The original builidings and the gas station were on the south side of the highway and they were a pile of rubble by the mid 1990s.

Longhorn Ranch Motel

The motel was located on the northwestern side of the property, a long linear single story building with a gable roof immediately behind the offices and a neat 1950s neon sign pictured further down. Its vintage postcard below tells us that it had "15 Units - Air cooled by nature..."

Looking west along Old Route 66 at Longhorn Ranch (left) and its motel (right)

motel units parallel to highway behind an office, gravel driveway, motel red and white sign. All seen from US66 color 1960s postcard
1960s view Longhorn Ranch Motel. Source

After Ehret's death, the NM Highway Dept put it up for sale (1), and it was acquired by the Gemmers. Interest in cowboys and the Far west waned in the 1970s. I-40 despite the interchange brought less guests to the motel.


This is a relatively new place name from the 1980s. The place where Longhorn Ranch once stood is now known as Gemmerville. It took its name from the Gemmer family who settled here in 1981. Merv Gemmer operated the motel and service stop. Soon after, the spot became known by their name,. The "village" had a motel, night club, restaurant, and gas station.

Nowadays the site is closed: A fire in 2016 damaged the motel units. The surviving structure on the west is the old office, and to the right, is the El Vaquero bar and grill that shut for good in 2017.

motel neon sign, red and white sign some bushes surround it
Neon sign of the Longhorn Ranch Motel. Source

Looking west along Old Route 66 at Longhorn Ranch (left) and its motel (right)

left: cars parked facing fake Far West buildings, neon signs, Route 66 running across the page top to bottom in a color 1960s postcard
1960s view Longhorn Ranch attractions and US66 Source

The 1960s postcard above shows the Far West builidings, museum, the 1866 Salon and you can also see the red and white "Longhorn Ranch" sign that has survived. The gas station is the westernmost building, the motel is on the right side, out of view.

The Great Lake

To the south of Route 66 at I-40 Exit 203.

Lake Estancia once covered an area of 434 sq.mi. (1.125 km2) with a water level of 6,200 ft (1.890 m). It was 35 mi. long and 23 mi. wide.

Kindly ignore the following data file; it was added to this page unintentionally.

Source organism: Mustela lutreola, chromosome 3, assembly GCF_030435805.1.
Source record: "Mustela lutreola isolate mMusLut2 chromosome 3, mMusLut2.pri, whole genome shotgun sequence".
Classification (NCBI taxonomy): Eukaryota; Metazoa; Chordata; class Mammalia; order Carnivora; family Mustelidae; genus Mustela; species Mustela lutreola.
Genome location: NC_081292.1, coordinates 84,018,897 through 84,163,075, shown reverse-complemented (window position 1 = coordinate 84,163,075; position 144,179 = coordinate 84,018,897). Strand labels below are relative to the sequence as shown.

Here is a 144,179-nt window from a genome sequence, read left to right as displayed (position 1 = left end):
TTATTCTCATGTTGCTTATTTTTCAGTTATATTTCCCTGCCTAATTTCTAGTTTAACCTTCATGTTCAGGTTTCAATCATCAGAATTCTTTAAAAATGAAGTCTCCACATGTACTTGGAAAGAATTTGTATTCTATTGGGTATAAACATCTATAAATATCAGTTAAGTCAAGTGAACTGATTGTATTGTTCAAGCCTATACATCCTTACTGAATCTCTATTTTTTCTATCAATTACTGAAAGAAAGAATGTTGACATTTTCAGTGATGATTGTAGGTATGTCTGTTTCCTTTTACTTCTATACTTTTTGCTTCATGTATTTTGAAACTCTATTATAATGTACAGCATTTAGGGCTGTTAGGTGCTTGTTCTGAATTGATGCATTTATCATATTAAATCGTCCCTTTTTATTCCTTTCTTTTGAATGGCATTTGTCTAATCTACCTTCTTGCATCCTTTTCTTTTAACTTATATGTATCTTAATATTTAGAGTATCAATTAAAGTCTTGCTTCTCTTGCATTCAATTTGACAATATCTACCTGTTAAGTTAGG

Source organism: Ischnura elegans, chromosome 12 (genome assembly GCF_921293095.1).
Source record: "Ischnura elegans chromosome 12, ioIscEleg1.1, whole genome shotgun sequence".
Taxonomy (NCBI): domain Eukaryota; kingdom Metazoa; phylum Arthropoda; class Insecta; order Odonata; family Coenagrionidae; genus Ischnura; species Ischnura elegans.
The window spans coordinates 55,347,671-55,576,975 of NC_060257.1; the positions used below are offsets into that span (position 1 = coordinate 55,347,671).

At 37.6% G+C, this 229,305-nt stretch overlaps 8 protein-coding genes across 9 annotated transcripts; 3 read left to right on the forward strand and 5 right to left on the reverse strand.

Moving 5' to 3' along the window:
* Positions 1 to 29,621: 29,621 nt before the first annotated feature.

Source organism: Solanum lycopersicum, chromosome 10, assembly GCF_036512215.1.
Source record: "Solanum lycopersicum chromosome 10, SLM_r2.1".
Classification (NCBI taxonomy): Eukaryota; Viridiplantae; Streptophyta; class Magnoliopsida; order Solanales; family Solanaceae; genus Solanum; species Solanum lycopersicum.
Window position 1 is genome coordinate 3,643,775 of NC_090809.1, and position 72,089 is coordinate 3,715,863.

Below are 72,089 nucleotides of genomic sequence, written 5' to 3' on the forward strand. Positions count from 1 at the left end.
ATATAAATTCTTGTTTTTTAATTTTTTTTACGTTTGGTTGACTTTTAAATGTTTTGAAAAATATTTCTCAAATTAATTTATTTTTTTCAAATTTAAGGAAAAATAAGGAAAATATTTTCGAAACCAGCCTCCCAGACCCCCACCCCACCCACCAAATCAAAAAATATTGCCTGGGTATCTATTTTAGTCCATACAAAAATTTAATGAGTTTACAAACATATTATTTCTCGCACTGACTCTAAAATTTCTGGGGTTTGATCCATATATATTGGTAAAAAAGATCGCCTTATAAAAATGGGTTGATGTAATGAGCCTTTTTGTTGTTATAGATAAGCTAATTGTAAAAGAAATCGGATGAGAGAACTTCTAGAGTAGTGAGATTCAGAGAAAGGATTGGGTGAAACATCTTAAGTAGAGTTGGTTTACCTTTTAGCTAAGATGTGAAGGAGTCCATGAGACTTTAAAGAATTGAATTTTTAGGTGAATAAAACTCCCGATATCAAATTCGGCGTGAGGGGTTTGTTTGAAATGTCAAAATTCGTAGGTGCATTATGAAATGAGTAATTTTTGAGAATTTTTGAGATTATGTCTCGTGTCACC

Nowadays all that remains are intermittent salt lakes and salt flats, but between 12,000 and 7,000 years ago the wetter and cooler climate allowed an enormous freshwater lake to form.

The high water level at that time would cover the nearby town of Estancia wth 100 ft. (33 m) of water but later it evaporated and became briny.

The natives farmed near some springs that flowed into the salt flats at Estancia and the Spanish explorers who stopped there named the village as a "resting place" or "Estancia".

Route 66 and I-40 cut across the northern tip of Lake Estancia at Exit 203.

John Claar's Hitchin Post

abandoned building among the trees, Route 66 passes in front. Overgrown shrubs, empty windows in a single story concrete block building
The Hitchin Post nowadays. Route 66, Moriarty. Click for St. view

Turn around and return to the freeway. On the north side is the now vacant Zia RV Park, which is later than the Route 66 days. Drive west along Abrahames Road (N. Frontage Rd.) for 3.6 miles as shown in this map with directions. To your right you will see the remains of a Whacky Route 66 attraction.

It was a trading post and gas station that also included a zoo with some western wild life and, on the eastern side of the property, a "Snake Pit", a concrete block-shaped containing box with a wire mesh top so that the visitors could see the rattlesnakes. Still standing next to old Route 66.

Brown box-shaped concrete snake pit trees and shrubs around it, US66 passing in front of it

Snake Pit at Hitchin Post. Click for St. view

Brown box-shaped concrete snake pit trees and shrubs around it words SNAKE PIT written on it in white paint

Snake Pit closeup. Credits

John Claar moved here from Ohio to open his grocery and curio store. The words "Trading Post" decorated the building's facade. Tourists were a great source of revenue; two-thirds of their sales during summer were curios! (2)

Continue west for 4.7 miles (see this map with directions) to enter Moriarty along the original Route 66 alignment(now cut by the freeway as marked with a red line in our custom map.

Lewis Antique Auto & Toy Museum

To your right at 905 E. Central Ave. this 8 acre indoor and outdoor Museum, with over 700 classic and vintage autos, 1000 toy trucks, trains and more! Here we saw the License Plate Memorial Wall pictured below; it is an initiative by "Retro 66 - Relieve the Route" (more information at their Facebook page.) The semi-trailer has been covered with New Mexico license plates: yellow for the background and others green and black tracing the 1926-37 and the 1937-85 alignments of Route 66 across the state. Being mobile it is used at different venues so it may not be here when you visit Moriarty.

semi-trailer parked by US66, covered in yellow license plates with green and black ones marking US66 alignment and towns across New Mexico
License Plate Memorial Wall. Route 66, Moriarty. Click for St. view